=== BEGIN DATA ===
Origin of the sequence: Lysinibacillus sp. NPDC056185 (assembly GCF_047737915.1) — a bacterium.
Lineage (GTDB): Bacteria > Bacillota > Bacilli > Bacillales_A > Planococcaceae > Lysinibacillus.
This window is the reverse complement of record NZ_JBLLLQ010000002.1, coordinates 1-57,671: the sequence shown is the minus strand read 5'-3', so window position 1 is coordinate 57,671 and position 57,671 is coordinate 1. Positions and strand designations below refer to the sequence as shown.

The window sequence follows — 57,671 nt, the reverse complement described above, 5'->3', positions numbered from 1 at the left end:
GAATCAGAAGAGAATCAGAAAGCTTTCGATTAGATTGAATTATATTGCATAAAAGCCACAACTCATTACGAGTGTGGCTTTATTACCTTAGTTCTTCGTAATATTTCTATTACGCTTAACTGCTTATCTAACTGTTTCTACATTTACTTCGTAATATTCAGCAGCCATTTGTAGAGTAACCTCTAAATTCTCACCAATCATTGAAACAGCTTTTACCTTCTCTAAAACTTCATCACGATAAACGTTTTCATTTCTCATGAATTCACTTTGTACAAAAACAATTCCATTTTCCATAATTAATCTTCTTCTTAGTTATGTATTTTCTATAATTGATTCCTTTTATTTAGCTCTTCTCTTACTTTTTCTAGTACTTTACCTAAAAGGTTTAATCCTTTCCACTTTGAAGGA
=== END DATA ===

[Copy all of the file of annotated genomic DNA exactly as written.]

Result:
Origin of the sequence: Lysinibacillus sp. NPDC056185 (assembly GCF_047737915.1) — a bacterium.
Lineage (GTDB): Bacteria > Bacillota > Bacilli > Bacillales_A > Planococcaceae > Lysinibacillus.
This window is the reverse complement of record NZ_JBLLLQ010000002.1, coordinates 1-57,671: the sequence shown is the minus strand read 5'-3', so window position 1 is coordinate 57,671 and position 57,671 is coordinate 1. Positions and strand designations below refer to the sequence as shown.

The window sequence follows — 57,671 nt, the reverse complement described above, 5'->3', positions numbered from 1 at the left end:
GAATCAGAAGAGAATCAGAAAGCTTTCGATTAGATTGAATTATATTGCATAAAAGCCACAACTCATTACGAGTGTGGCTTTATTACCTTAGTTCTTCGTAATATTTCTATTACGCTTAACTGCTTATCTAACTGTTTCTACATTTACTTCGTAATATTCAGCAGCCATTTGTAGAGTAACCTCTAAATTCTCACCAATCATTGAAACAGCTTTTACCTTCTCTAAAACTTCATCACGATAAACGTTTTCATTTCTCATGAATTCACTTTGTACAAAAACAATTCCATTTTCCATAATTAATCTTCTTCTTAGTTATGTATTTTCTATAATTGATTCCTTTTATTTAGCTCTTCTCTTACTTTTTCTAGTACTTTACCTAAAAGGTTTAATCCTTTCCACTTTGAAGGA